Semiconductor chips are primarily used in new vehicles for things like brakes, power steering, and infotainment systems. They serve as the brain of nearly all modern electronics. According to CNBC, automakers are ‘scrambling to get supplies of the chips, which have extremely long lead times due to their complexity.” The shortage is creating significant, large-scale issues because it’s far down the supply chain, causing a ripple effect throughout the entire network.
So...what caused it?
To put it plainly, the Coronavirus pandemic has been the primary cause of the chip shortage. The reasons why are numerous:
1. Global-wide shut-downs caused production to freeze up and stock to drain.
2. The demand for electronics boomed, increasing competition between Tech Giants and Automakers for the dwindling number of chips.
3. Automakers underestimated consumers’ car demand in the second quarter of 2020 and decreased production, further spiking demand.
4. The cost of silicon has risen substantially due to the mass production of the COVID-19 vaccines; the silicon needed to make the vials is the same as the silicon used to manufacture chips and personal computers.
The COVID-19 pandemic has been disastrous in many ways, and businesses will be dealing with the consequences of it for years to come. A chip shortage may have occurred without the pandemic’s influence, but it’s clear that the pandemic accelerated and worsened the issue.
According to Razat Gaurav, CEO of supply chain software and analytics firm Llamasoft, “This is a classic example of the bullwhip effect. . . Small changes in demand, as they propagate further upstream in the value chain, the variability, and the volatility grows dramatically.”
So...what will end it?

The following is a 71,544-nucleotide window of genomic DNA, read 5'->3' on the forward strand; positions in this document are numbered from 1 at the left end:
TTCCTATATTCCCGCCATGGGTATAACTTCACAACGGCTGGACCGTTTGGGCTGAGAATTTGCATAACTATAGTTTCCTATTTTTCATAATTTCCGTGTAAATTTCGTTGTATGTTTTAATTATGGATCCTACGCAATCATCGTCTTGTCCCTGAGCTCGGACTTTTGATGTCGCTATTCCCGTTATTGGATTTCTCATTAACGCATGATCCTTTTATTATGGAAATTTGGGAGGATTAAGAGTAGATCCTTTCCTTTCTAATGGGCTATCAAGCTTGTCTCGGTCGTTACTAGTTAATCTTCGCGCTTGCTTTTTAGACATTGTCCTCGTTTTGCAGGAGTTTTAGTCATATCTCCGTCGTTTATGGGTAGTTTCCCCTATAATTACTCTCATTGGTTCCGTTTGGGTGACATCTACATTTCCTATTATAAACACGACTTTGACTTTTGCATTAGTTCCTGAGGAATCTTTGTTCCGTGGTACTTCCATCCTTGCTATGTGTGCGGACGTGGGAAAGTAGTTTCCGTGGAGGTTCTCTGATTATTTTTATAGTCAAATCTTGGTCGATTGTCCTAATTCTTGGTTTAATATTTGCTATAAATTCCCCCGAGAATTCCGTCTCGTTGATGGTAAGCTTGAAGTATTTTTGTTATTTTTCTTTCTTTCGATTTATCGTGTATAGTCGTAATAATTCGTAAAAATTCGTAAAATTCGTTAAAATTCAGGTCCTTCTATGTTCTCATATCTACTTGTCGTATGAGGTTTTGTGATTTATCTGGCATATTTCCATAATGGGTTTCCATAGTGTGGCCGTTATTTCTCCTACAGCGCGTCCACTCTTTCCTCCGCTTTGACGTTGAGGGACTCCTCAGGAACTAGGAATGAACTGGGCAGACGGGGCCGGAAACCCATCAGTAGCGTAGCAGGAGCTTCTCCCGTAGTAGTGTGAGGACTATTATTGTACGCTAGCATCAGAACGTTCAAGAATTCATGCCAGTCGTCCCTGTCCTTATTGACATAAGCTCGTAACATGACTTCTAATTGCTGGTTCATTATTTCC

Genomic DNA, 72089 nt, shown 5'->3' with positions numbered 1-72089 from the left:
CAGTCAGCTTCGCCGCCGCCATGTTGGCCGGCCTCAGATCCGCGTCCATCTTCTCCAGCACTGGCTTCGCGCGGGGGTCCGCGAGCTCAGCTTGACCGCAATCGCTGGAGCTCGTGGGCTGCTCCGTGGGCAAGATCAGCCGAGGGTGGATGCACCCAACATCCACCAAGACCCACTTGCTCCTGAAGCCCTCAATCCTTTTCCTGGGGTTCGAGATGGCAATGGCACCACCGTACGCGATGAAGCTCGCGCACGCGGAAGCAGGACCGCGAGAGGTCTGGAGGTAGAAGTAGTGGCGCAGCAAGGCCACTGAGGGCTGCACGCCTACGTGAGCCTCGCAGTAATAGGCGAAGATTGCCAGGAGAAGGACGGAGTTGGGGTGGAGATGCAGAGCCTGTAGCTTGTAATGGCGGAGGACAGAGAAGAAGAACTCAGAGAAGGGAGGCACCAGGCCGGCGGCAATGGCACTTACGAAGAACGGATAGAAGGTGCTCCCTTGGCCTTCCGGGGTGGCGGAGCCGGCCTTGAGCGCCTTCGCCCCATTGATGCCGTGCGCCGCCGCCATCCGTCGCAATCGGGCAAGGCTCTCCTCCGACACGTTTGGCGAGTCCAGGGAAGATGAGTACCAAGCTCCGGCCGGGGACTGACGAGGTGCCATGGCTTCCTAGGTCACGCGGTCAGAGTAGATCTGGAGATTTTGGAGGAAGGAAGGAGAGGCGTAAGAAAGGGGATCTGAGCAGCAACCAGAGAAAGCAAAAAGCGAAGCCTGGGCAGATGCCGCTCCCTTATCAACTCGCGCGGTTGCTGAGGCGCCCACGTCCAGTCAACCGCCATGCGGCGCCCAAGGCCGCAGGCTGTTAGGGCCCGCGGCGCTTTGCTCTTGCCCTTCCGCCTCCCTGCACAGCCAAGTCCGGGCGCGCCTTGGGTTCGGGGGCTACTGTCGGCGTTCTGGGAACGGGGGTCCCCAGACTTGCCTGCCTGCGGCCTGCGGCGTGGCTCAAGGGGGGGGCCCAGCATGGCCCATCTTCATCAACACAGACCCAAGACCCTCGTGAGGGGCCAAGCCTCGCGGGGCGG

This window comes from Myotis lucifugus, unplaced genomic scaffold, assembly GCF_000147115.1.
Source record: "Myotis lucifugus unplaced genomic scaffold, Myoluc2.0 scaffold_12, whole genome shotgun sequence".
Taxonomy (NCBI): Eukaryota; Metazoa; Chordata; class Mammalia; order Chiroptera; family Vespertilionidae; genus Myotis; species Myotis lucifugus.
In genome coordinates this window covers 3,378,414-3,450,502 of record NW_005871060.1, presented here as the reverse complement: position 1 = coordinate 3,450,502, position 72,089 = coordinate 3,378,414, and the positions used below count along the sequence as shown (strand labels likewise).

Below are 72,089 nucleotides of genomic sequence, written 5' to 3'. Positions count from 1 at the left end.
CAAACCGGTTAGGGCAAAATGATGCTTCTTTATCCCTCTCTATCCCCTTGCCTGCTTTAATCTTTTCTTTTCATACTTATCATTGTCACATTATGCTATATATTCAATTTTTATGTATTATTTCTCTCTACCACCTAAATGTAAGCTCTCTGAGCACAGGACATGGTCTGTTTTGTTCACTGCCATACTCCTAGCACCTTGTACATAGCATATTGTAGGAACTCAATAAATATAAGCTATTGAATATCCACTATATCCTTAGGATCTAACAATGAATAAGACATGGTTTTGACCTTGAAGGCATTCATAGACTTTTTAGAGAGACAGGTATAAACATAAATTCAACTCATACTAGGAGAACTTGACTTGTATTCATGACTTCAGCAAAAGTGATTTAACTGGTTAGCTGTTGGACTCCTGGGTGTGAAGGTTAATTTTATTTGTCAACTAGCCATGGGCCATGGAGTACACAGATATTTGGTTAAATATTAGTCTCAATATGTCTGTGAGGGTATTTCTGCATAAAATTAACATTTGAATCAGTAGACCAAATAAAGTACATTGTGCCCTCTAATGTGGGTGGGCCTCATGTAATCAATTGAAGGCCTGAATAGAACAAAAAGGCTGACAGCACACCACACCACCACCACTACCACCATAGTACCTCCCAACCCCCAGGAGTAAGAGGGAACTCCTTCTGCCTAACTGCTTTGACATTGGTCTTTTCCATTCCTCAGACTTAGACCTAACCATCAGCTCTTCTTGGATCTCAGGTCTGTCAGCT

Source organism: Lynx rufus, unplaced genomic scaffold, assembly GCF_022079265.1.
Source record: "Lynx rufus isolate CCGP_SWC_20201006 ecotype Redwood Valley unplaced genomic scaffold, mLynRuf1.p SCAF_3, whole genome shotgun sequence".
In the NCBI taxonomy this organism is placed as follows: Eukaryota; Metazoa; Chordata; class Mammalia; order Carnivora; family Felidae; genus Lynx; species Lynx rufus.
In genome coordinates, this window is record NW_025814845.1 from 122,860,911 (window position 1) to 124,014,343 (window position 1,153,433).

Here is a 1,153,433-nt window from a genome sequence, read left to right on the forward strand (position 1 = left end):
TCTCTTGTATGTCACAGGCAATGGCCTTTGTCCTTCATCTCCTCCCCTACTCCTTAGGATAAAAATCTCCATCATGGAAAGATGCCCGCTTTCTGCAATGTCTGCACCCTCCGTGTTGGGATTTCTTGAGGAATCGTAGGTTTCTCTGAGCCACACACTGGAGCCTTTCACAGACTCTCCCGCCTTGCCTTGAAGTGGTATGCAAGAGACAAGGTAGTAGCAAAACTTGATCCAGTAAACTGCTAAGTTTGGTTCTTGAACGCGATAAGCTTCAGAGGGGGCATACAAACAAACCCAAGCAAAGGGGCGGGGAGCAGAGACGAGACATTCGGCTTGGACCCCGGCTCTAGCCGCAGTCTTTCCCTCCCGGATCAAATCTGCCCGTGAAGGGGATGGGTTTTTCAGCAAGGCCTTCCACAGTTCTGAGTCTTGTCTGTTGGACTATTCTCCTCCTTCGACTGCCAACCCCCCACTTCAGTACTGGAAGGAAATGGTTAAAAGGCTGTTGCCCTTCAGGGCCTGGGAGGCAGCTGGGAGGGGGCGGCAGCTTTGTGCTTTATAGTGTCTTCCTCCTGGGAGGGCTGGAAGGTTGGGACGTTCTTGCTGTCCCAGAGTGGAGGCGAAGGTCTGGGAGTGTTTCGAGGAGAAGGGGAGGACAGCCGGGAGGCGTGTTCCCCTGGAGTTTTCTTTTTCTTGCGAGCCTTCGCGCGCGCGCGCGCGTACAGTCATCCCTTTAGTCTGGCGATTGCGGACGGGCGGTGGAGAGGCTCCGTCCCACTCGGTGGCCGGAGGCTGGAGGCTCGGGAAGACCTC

Unlike many other disruptive technologies, the semiconductor chip shortage involves a physical increase in chip demand that cannot be met by the existing supply. Demand is starting to change as a slowdown in the world economy is expected. Fears around inflation have driven stocks down, and concerns about a recession lead buyers and consumers to be more cautious.
As recently as December, Deloitte Consulting predicted that the shortage would last through all of 2023. But now, the company’s chip analysts believe that the end is within sight, as the chip industry has boosted capital spending and much-needed factories are starting to come on line after lengthy construction projects.
Chip manufacturers are waiting for the U.S. Congress to approve the Bipartisan Innovation Act (CHIPS Act) to provide subsidies for factories to be built in the United States. Intel recently delayed a chip factory groundbreaking on a $20 billion facility in Ohio due to legislation uncertainty.
The solution is simple: more investment in chip manufacturing plants, new technical talent reskilling programs, and attracting workers with new skills.
To learn more about the cause and consequences of the semiconductor chip shortage, check out this blog!